Accessibility links

HRW: Vicious Torture Part of Daily Life Under Islamic State


FILE - Militants from the so-called Islamic State stand behind what are said to be Ethiopian Christians in Libya, in this still image from an undated video posted to a social media website on April 19, 2015.

FILE - Militants from the so-called Islamic State stand behind what are said to be Ethiopian Christians in Libya, in this still image from an undated video posted to a social media website on April 19, 2015.

An international human rights group says that under the rule of Islamic State terrorists, brutal torture is an everyday occurrence and escape attempts will elicit, in many cases, a swift execution.

A new report from Human Rights Watch (HRW) outlines some of the ways Islamic State attempts to control civilians in the areas it has taken over and details the extent to which the group will go to keep people from fleeing.

Residents who fled from villages in Iraq’s Makhmur district, which was ruled by Islamic State for 21 months, who made it to a refugee camp in Kurdistan detailed several instances in which the terrorist group violated international torture laws.

In one case, a man said IS extremists beat him for 18 straight days because he was suspected of selling cigarettes, which is strictly forbidden as part of the group’s Islamic belief system. He also told HRW he saw 15 female Islamic State members repeatedly bite another woman as punishment for not wearing a face cover.

“I just stayed for 10 minutes but then left, it made me feel sick,” the man said. “So I don’t know what happened afterward.”

Several other people also reported receiving harsh punishment for rather minor crimes.

Another man accused of selling cigarettes was thrown in jail where he said guards would torture him daily by sitting on top of him and beating the bottoms of his feet with metal cables. He said he was released, though, once he paid a $13 fine to al-Hisba, the Islamic State morality police.

FILE - Fighters from the Islamic State group parade in a commandeered Iraqi security forces armored vehicle down a main road at the northern city of Mosul, Iraq.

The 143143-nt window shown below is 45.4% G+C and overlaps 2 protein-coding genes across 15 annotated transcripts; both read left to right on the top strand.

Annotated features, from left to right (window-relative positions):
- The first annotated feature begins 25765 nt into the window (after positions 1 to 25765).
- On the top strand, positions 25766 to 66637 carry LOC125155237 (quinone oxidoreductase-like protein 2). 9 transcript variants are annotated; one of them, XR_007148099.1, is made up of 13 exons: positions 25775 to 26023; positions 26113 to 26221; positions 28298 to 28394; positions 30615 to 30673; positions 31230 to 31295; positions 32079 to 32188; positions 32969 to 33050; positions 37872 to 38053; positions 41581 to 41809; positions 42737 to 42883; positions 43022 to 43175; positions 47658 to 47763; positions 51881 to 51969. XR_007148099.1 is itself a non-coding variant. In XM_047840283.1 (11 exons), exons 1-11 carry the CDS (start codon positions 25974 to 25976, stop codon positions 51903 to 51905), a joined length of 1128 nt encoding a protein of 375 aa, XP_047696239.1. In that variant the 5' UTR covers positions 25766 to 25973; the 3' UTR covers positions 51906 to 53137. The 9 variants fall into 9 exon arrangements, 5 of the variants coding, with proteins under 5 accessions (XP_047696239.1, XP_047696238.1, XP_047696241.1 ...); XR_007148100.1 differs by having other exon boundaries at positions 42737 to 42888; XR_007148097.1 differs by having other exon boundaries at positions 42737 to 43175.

FILE - Fighters from the Islamic State group parade in a commandeered Iraqi security forces armored vehicle down a main road at the northern city of Mosul, Iraq.

A surviving military officer said when IS took control of his town in March, 2015, he was blindfolded and tossed into the back of a pick-up truck. The men who kidnapped him drove for about an hour without telling him where they were going. The man was then put in jail for 18 days in a room so small, he said he couldn’t even lie down to go to sleep.

“Out of the headlines, ISIS routinely destroys lives and families in the Iraqi towns and villages it occupies. Simply trying to escape ISIS’s cruel rule can be a death sentence,” Joe Stork, HRW’s deputy Middle East director said using another acronym for IS.

In an attempt to deter people from fleeing, IS would frequently target the families of those who left, the report said. People from one village reported an incident where Islamic State fighters shot and killed a 20-year-old man who was attempting escape and sent a picture of the body to his family as punishment.

Refugees from another village said Islamic State blew up the homes of at least six families as punishment after their relatives fled. Islamic State was also reported to place land mines around villages to keep people from leaving.

Many of the former villagers told stories of Islamic State fighters summarily killing those the group suspected of conspiring with its enemies. In one instance, Islamic State executed a teacher from Khabata after accusing him of sending information to opposition forces.

In February, 2016, IS fighters accused a man in the village of Tell al-Shawk of using his cellphone to send information to an enemy, and shot him in front of the village’s primary school.

The report said Islamic State also routinely stations its weapons near schools, shops and other heavily populated areas – a direct violation of international law.

“Three times ISIS launched rockets from in between houses. They would pull up their launchers, fire two rockets or mortars, and then withdraw. The return fire then hit the house. If the family had been there, they would have been hit. Other families were close by, in their houses,” one of the residents told HRW.

Show comments

XS
SM
MD
LG